The idea of Erdős number has been ported to the movie industry: the Bacon number is defined as the distance to Kevin Bacon in the graph G whose nodes are actors, and an edge (u, v) represents the fact that actors u and w appeared in the same movie. The average Bacon number for a randomly chosen actor with finite distance to Kevin Bacon is 3.02 (Bacon Oracle 2016), revealing that the movie industry is a small-world network. There are notable scientists that have both finite Erdős number and finite Bacon number: for example, physicist and Nobel laureate Richard Feynman has Erdős number 3 and Bacon number 3, the latter due to his appearance in the film Anti-Clock.

Humans are not the only species whose collaboration patterns take the form of a small-world network. Lusseau (2003) analyzed the social interaction graph within a community of 64 bottlenose dolphins (Tursiops truncatus). Nodes of the interaction graph correspond to individual dolphins, and an undirected edge (u, v) denotes that u and v were observed together more often than expected by random encounters alone. The resulting network is scale-free and highly clustered.

We conclude by describing a study where graph metrics have been used to probe the structure of a terrorist organization. Latora and Marchiori (2004) consider the connections among the hijackers involved in the September 2001 attacks, with the goal of identifying the terrorists to target if one wants to disrupt the organization. As a quantitative measure of such disruption, the authors use the global efficiency of the terrorist graph defined in Eq. (8); the most important individual in the criminal organization is the one whose removal produces the largest decrease in efficiency.

Future Directions

The success of online social network sites as a mass phenomenon has dramatically increased the size of these networks. Analyzing them is computationally challenging, due to the prohibitive time and storage space requirements of traditional, sequential algorithms. In response to these challenges, new algorithms have been proposed, based on emerging computer architectures and different computing paradigms like approximate algorithms (Brandes and Pich 2007) and streaming computation (Becchetti et al. 2008; Guha and McGregor 2012). On-chip parallelism, such as that provided by modern multicore processors or by general purpose graphics processing units (GPUs), is fostering the interest on the development of efficient parallel graph algorithms (Lambertini et al. 2014; Lumsdaine et al. 2007; Wang et al. 2016), where multiple independent execution units concurrently and cooperatively build the solution to specific graph problems.

However, it should be observed that more powerful algorithms and computing infrastructures are not always the correct solution to address the increase in network sizes. For example, while it may be interesting to compute centrality measures on the whole Facebook network, practical SNA tasks would often focus on a specific community, e.g., people subscribed to a product or company page or fans of a public figure. In this context community detection methods may become particularly relevant to filter portions of the network to analyze (Fortunato 2010).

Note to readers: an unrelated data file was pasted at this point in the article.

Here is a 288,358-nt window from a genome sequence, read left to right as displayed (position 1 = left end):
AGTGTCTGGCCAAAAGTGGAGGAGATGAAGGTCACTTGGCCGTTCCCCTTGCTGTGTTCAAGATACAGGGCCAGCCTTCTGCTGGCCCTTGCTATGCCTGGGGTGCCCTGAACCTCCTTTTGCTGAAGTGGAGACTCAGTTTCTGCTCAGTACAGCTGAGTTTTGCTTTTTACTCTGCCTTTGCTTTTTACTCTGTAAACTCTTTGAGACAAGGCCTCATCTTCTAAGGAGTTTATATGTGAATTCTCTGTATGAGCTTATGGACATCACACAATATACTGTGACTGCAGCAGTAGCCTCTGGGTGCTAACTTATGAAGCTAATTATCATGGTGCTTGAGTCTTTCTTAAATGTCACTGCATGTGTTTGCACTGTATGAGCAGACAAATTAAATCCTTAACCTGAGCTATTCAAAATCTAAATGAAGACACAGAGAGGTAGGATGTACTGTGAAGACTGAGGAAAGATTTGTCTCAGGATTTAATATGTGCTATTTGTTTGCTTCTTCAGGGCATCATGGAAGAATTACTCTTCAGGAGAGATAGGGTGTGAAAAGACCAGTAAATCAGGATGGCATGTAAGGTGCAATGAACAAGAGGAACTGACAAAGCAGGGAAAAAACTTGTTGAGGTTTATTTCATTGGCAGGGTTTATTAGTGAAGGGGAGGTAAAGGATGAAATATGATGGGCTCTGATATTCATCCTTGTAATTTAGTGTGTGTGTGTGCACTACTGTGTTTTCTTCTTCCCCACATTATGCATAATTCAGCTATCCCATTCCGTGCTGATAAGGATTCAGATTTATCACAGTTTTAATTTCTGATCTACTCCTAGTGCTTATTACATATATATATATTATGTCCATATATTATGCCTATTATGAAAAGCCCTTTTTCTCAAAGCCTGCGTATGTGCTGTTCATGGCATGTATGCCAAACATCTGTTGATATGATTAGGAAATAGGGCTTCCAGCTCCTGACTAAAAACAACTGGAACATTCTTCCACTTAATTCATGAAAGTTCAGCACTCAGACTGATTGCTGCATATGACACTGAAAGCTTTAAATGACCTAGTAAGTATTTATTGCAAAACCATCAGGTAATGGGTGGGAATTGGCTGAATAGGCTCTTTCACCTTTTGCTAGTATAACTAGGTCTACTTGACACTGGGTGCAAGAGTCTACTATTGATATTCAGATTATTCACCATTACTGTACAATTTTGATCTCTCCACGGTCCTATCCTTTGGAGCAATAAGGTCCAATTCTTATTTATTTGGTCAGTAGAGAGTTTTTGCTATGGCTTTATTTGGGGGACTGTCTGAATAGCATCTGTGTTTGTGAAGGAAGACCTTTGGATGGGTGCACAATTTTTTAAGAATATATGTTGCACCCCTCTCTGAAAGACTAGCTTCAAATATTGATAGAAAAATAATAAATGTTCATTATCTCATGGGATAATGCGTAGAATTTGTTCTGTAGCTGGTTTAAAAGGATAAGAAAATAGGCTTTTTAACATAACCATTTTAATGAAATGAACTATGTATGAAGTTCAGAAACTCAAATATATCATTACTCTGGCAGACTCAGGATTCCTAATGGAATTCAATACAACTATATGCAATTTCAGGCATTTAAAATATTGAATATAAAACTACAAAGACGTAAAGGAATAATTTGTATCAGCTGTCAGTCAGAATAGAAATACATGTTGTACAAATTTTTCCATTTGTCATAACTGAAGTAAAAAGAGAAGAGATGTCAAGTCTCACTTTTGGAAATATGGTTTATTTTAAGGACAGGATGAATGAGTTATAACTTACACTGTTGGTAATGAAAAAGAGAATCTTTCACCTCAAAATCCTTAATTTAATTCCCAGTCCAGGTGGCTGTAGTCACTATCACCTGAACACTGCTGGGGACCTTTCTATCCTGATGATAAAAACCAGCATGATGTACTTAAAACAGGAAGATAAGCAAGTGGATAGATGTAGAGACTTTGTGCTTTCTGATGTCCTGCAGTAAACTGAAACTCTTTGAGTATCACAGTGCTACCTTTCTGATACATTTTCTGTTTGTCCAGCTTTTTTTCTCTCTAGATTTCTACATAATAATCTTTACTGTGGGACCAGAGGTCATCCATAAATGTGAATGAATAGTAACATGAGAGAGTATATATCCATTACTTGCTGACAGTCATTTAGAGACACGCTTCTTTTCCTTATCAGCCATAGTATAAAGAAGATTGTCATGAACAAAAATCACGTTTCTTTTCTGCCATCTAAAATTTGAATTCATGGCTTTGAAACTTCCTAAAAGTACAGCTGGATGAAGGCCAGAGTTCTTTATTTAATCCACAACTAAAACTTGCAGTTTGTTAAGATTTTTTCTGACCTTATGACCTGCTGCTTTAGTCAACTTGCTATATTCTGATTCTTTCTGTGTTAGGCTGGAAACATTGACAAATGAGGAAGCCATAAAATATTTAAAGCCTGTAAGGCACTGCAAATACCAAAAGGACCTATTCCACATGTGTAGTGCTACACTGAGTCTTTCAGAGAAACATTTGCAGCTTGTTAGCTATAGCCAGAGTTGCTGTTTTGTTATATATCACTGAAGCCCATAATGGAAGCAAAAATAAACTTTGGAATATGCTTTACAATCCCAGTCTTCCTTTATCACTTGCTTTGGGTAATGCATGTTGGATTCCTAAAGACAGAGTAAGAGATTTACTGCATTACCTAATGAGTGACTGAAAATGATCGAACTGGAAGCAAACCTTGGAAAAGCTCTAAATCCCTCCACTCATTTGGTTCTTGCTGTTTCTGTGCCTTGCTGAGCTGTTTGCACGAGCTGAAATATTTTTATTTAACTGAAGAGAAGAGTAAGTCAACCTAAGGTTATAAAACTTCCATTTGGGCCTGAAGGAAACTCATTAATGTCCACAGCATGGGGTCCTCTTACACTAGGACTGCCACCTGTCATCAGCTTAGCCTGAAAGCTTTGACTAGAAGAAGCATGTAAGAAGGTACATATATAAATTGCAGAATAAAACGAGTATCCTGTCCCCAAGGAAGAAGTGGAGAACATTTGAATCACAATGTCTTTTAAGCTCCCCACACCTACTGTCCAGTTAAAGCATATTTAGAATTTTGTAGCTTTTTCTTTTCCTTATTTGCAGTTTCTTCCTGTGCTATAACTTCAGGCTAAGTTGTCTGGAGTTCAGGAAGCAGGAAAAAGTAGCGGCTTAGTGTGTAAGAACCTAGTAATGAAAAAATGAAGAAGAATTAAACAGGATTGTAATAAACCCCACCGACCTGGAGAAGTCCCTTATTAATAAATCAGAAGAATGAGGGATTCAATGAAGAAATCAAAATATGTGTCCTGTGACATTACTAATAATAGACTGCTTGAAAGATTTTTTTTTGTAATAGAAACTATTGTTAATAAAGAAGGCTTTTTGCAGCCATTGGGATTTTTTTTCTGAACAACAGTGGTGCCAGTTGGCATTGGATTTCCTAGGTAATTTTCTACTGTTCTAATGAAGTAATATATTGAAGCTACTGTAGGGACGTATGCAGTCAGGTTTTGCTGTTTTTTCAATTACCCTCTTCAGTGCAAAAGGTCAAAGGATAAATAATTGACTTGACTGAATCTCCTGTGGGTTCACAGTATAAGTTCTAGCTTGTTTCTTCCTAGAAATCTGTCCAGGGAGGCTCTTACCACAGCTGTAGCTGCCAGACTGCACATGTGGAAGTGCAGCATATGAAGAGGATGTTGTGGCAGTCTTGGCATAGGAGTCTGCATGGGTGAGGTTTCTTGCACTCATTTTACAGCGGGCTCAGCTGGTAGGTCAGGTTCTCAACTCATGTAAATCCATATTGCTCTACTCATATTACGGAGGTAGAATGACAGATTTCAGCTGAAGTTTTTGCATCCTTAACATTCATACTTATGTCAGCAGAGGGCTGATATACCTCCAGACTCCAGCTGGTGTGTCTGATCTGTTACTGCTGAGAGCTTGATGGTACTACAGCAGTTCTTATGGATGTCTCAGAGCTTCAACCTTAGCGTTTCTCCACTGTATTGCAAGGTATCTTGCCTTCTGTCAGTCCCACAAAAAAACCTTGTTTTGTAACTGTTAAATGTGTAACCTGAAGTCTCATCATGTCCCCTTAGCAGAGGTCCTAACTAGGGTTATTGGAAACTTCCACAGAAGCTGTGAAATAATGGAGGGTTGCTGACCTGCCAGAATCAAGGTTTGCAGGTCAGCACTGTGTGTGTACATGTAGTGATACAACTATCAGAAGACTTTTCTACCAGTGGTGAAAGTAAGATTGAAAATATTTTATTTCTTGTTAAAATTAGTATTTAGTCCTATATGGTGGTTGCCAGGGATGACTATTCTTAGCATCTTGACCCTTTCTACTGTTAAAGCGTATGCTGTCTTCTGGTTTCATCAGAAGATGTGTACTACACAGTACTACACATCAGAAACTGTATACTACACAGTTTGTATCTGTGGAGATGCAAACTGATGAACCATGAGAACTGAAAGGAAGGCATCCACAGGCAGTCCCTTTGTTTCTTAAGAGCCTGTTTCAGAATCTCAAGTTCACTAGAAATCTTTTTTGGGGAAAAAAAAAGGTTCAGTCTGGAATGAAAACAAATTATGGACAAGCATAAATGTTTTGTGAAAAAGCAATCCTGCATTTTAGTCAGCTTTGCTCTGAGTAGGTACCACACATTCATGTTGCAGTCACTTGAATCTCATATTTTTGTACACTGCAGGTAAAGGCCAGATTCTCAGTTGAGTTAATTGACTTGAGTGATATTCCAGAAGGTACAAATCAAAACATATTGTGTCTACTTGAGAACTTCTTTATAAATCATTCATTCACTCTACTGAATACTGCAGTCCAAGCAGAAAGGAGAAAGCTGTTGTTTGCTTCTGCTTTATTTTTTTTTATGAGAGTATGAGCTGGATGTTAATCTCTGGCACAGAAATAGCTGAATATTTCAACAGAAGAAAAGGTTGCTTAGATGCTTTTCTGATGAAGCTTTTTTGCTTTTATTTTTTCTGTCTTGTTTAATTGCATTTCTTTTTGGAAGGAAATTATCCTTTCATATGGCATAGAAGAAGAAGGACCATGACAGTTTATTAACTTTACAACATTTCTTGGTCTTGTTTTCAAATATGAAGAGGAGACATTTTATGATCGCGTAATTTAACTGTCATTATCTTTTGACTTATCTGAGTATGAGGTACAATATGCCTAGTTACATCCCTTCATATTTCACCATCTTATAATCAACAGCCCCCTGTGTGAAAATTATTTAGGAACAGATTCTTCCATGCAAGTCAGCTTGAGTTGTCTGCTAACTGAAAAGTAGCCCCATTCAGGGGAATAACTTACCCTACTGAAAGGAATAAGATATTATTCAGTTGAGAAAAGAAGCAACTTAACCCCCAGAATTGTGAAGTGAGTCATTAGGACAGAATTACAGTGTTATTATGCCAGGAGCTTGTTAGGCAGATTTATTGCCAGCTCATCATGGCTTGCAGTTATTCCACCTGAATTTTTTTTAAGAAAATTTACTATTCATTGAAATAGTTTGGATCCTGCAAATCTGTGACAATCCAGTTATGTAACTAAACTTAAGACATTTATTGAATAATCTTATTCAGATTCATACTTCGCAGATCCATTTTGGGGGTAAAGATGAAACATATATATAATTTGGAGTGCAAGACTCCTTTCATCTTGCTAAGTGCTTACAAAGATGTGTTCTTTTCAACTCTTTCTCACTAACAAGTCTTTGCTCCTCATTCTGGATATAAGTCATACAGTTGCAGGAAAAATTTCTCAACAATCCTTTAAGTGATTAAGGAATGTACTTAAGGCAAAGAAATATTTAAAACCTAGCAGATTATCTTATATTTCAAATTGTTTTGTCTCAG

Another aspect that has not been taken into full consideration yet is the understanding of the semantics of edges. Some decades ago the reconstruction of the social graph was a difficult task, usually to be performed by asking people to list their friends or observing specific environments, e.g., a workplace. The advent of online social networks has made it much easier to construct social network graphs. However, the graph edges that can be easily inferred from online data may not be the best way to identify the social relations of interest, and this could lead to the construction of a wrong social graph. For example, many social network sites provide information about user contacts through their application programming interfaces (API), e.g., we can easily retrieve all Twitter followers of a specific user through the Twitter API. However, all the path-based measures presented in this essay are based on the assumption that the network represents communication paths, while a large percentage of messages is in fact exchanged between users that are not directly connected, and therefore they are exchanged on a different network that we may call communication network (Rossi and Magnani 2012).

Things may get even more complicated when we consider multiple social networks. Individuals often use different services to communicate with different audiences, e.g., Facebook, Twitter, or LinkedIn. Of course, the social graphs built using Facebook, Twitter, or LinkedIn contacts may differ strongly, even if these graphs are built considering the same set of individuals. The computation of centrality measures on each of these graphs in isolation may provide insights on the usage of that social network by a specific user, but may fail to draw a realistic picture of the information flow and of the role each user plays in cross disseminating information over all networks.

Cross-References

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Copyright information

© Springer Science+Business Media LLC 2016

Authors and Affiliations

  1. 1.Department of Information TechnologyUppsala UniversityUppsalaSweden
  2. 2.Department of Computer Science and EngineeringUniversity of BolognaBolognaItaly

Section editors and affiliations

  • Przemysław Kazienko
    • 1
  • Jaroslaw Jankowski
    • 2
  1. 1.Department of Computer Science and Management, Institute of InformaticsWrocław University of TechnologyWrocławPoland
  2. 2.Faculty of Computer Science and Information TechnologyWest Pomeranian University of TechnologySzczecinPoland